10

The point of the point is to increase the electric field near the point. Small radius curves will have a higher local electric field, eventually creating a localize area where the field is greater than the dielectric strength of the air. This results in what I refer to as "micro-lightning." This microlightning discharges the air (or cloud) before the ...


9

Suppose that you have an negatively charged cloud. Floating over your conductor. Then making your lightning conductor pointy at the edge, facilitates better discharge. Because the electric field set up would be high. ${\sigma}=\frac{q}{4\pi r^2}$, We will take an spherical approximation of the pointed end. It will have a very small radius thus high surface ...


1

The potential difference between the two points on the wire is negligible at all times but initially there's a potential difference between the wire and the bird and there would be a (very short lived) transient current which is similar to electrostatic discharge you feel when you touch an object with electrostatic charge build-up.


-1

You might be asking how metal is such an efficient conductor. Some of the electrons move freely as a fluid. They are not locked in place around the atoms, and don't need "room" in the classical sense. Here is a wikipedia page going over the real details. On a scale much larger than the inter atomic distance a solid can be viewed as an aggregate of a ...


33

The electrons themselves don't move all that fast. The wave energy is the part that moves quickly. Picture it this way. You have 500 meters of pipe, with a small hole at the other end. The pipe is full of water and you increase the pressure at your end. Water will flow out the other end immediately. This is the electrical energy (pressure) and the ...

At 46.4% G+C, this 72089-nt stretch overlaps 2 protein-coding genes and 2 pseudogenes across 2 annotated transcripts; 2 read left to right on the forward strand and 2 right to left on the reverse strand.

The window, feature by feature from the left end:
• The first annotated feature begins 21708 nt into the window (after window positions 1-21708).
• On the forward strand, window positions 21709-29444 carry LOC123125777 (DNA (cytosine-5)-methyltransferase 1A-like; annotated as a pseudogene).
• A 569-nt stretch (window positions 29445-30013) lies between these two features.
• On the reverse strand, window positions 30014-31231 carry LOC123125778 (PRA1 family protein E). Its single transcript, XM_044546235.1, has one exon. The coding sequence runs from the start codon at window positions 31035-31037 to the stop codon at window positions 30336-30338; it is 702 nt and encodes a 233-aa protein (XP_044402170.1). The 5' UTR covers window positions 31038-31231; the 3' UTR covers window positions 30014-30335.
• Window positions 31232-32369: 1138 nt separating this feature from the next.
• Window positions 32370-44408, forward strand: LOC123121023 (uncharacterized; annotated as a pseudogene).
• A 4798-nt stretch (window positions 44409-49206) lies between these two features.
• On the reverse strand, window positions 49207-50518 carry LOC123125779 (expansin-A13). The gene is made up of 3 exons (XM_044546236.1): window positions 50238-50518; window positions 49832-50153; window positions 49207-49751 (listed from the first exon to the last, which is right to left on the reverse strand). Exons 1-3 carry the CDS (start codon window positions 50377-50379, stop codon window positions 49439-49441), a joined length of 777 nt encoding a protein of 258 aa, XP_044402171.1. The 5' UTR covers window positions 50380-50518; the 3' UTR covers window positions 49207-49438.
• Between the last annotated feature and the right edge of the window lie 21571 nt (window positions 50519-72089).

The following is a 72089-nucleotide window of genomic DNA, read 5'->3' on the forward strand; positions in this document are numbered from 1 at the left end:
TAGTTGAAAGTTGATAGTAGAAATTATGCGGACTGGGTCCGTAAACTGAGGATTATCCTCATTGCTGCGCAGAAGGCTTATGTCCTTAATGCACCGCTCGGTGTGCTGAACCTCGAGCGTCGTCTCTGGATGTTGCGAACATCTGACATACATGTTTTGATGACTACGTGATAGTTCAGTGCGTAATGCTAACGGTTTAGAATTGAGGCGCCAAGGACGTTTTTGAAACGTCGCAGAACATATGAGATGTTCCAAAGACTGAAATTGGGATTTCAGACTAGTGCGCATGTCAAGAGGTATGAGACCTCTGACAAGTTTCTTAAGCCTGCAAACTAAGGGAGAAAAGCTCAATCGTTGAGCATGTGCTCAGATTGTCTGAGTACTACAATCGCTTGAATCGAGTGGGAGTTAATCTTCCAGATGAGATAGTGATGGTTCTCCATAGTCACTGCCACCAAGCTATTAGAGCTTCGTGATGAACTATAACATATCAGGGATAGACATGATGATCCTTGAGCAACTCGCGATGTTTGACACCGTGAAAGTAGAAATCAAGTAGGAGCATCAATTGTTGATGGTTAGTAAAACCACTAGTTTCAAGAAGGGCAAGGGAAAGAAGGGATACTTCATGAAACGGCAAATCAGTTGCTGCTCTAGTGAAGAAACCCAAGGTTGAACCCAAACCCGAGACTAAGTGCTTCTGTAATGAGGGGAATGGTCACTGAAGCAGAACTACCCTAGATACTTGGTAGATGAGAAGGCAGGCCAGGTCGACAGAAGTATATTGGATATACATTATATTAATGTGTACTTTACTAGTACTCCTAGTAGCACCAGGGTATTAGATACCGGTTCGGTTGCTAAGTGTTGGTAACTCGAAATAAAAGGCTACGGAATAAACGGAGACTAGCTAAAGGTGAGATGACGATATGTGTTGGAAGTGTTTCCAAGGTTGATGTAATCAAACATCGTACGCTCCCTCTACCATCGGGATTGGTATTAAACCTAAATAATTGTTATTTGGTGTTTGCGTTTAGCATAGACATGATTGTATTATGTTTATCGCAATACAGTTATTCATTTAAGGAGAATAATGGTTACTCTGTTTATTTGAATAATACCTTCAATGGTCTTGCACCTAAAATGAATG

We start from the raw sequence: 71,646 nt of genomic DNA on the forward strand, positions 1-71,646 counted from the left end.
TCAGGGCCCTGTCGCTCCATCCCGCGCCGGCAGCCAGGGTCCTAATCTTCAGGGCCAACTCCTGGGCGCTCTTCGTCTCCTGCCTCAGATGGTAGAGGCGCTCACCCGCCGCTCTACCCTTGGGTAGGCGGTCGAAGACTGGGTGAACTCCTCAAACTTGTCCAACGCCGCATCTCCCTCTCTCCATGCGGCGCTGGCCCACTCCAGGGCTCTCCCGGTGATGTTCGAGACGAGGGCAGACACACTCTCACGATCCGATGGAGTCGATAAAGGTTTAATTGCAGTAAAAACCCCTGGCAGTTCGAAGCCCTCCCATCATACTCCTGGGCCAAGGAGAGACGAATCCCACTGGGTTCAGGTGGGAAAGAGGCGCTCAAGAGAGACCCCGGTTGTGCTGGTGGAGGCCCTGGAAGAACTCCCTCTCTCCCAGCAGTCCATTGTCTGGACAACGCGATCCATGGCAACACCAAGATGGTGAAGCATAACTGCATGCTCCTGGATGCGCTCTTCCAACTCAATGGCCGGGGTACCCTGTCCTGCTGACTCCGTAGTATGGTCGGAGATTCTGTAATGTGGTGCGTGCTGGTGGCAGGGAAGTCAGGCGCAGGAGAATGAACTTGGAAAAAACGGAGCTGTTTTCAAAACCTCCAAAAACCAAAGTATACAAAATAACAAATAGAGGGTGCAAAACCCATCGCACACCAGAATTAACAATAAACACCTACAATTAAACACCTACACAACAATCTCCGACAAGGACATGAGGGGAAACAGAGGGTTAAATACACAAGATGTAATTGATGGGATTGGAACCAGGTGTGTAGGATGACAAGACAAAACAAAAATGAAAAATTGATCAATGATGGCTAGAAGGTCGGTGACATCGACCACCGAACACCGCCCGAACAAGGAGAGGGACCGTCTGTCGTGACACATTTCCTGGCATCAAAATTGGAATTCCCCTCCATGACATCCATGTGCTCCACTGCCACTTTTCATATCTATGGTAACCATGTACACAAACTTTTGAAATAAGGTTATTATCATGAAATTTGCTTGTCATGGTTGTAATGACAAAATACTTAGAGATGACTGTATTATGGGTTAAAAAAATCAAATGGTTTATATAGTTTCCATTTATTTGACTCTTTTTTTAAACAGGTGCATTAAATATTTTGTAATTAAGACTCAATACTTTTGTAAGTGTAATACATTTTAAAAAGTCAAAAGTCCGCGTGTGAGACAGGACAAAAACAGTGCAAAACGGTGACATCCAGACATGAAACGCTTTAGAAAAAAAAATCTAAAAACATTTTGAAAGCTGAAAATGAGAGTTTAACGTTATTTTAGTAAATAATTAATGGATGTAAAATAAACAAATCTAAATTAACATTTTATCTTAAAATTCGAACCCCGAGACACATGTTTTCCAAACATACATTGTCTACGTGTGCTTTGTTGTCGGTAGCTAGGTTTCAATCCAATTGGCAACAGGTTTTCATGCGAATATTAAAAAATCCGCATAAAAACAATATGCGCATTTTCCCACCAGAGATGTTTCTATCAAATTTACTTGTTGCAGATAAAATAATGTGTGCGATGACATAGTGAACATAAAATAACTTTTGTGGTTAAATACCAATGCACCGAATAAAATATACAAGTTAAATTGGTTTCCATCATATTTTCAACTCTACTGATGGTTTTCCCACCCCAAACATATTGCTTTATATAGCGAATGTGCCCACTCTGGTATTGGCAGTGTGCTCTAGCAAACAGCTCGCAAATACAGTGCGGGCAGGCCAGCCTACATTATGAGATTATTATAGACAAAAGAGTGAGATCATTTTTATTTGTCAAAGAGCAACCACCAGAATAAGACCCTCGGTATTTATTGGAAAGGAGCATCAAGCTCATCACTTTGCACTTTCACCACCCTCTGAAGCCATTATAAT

-1

Electrons can sneak pass all the atoms because of their wave function. They behave like waves not like particles. In short, because of quantum mechanics. In a periodic assembly of atoms like metallic solid they should not feel any resistance when moving through but because it is not perfectly periodic they feel aperiodic potential and this is why they ...


14

In fact, electron's speed is not so fast that light bulb glows up immediately. It is the electromagnetic field which travels in the circuit at near the speed of light that is resposible for it. After turn on the light, electron only acquires a little speed in addition its thermal speed. The thermal speed of electron can be estimated by $mv^2/2\approx ...